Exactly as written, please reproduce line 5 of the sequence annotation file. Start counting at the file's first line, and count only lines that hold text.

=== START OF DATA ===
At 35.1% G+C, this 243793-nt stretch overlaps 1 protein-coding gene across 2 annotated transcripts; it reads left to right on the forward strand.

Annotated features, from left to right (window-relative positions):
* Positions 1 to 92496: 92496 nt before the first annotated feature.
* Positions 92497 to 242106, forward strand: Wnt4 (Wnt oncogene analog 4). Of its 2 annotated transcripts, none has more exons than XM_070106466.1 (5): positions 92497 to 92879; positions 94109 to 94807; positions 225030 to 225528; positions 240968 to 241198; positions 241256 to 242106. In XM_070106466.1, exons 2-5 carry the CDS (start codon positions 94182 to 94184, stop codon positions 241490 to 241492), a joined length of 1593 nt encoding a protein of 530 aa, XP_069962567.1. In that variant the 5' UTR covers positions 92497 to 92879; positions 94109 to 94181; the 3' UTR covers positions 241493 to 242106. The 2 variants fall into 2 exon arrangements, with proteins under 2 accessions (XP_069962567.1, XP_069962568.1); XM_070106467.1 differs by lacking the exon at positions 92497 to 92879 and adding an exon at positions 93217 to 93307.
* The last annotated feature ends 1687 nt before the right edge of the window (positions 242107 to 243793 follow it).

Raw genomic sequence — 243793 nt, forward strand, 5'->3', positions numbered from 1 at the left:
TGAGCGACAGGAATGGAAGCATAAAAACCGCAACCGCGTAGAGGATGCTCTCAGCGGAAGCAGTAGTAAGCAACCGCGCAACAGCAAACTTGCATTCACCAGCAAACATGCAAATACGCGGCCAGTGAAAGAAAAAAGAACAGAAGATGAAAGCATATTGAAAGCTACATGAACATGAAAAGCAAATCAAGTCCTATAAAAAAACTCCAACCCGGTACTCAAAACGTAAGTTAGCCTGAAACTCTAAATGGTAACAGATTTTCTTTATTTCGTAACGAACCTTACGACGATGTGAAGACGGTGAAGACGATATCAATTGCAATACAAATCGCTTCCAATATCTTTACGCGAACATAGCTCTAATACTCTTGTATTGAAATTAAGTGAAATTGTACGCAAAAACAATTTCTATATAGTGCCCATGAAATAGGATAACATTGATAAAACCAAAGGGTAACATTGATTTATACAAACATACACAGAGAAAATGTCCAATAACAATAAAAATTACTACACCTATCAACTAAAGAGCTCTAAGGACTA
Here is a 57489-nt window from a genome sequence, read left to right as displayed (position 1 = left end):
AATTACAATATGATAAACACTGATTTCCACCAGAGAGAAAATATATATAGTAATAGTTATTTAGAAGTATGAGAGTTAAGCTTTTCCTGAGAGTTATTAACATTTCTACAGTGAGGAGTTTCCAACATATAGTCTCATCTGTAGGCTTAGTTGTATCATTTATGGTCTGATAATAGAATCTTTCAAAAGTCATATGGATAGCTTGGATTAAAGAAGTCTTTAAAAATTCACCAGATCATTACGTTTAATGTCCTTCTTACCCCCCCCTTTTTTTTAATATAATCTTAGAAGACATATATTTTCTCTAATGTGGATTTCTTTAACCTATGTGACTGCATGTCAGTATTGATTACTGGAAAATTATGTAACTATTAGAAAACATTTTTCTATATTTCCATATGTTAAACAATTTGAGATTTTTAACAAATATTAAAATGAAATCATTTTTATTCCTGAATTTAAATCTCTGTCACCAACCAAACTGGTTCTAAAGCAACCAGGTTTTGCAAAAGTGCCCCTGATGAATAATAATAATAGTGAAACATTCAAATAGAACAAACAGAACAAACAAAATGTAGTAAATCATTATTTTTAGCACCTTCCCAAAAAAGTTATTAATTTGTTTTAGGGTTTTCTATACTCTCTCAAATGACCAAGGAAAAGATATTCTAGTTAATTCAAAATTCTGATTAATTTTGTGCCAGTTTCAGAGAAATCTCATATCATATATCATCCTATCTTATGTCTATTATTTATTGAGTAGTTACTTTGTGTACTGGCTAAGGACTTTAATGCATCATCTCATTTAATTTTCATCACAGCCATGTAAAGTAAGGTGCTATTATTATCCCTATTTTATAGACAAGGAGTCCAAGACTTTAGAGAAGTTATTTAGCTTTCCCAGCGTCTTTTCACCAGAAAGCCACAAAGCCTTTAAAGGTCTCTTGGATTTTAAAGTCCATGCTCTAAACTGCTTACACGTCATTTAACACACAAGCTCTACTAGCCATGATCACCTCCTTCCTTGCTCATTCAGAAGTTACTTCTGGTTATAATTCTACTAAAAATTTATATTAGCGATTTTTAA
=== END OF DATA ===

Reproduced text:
* The last annotated feature ends 1687 nt before the right edge of the window (positions 242107 to 243793 follow it).